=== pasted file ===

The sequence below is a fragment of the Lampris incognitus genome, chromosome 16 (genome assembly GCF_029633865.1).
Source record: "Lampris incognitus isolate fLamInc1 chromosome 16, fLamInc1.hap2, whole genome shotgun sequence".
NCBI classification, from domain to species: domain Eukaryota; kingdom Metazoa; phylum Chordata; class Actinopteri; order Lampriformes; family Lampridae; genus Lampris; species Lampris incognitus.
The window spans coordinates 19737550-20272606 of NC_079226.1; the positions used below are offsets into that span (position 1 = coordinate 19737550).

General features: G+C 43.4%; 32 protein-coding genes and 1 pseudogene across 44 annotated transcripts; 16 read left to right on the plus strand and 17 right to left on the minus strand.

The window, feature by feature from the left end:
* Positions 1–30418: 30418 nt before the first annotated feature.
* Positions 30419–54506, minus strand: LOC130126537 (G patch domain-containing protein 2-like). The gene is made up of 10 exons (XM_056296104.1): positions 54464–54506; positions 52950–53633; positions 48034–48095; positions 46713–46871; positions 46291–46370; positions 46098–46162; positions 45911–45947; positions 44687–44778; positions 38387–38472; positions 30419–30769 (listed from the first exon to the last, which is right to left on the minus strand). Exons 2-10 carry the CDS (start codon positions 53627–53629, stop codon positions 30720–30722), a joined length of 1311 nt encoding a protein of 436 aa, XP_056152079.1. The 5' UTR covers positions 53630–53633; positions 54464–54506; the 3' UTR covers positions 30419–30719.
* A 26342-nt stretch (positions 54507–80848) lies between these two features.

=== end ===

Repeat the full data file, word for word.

The sequence below is a fragment of the Lampris incognitus genome, chromosome 16 (genome assembly GCF_029633865.1).
Source record: "Lampris incognitus isolate fLamInc1 chromosome 16, fLamInc1.hap2, whole genome shotgun sequence".
NCBI classification, from domain to species: domain Eukaryota; kingdom Metazoa; phylum Chordata; class Actinopteri; order Lampriformes; family Lampridae; genus Lampris; species Lampris incognitus.
The window spans coordinates 19737550-20272606 of NC_079226.1; the positions used below are offsets into that span (position 1 = coordinate 19737550).

General features: G+C 43.4%; 32 protein-coding genes and 1 pseudogene across 44 annotated transcripts; 16 read left to right on the plus strand and 17 right to left on the minus strand.

The window, feature by feature from the left end:
* Positions 1–30418: 30418 nt before the first annotated feature.
* Positions 30419–54506, minus strand: LOC130126537 (G patch domain-containing protein 2-like). The gene is made up of 10 exons (XM_056296104.1): positions 54464–54506; positions 52950–53633; positions 48034–48095; positions 46713–46871; positions 46291–46370; positions 46098–46162; positions 45911–45947; positions 44687–44778; positions 38387–38472; positions 30419–30769 (listed from the first exon to the last, which is right to left on the minus strand). Exons 2-10 carry the CDS (start codon positions 53627–53629, stop codon positions 30720–30722), a joined length of 1311 nt encoding a protein of 436 aa, XP_056152079.1. The 5' UTR covers positions 53630–53633; positions 54464–54506; the 3' UTR covers positions 30419–30719.
* A 26342-nt stretch (positions 54507–80848) lies between these two features.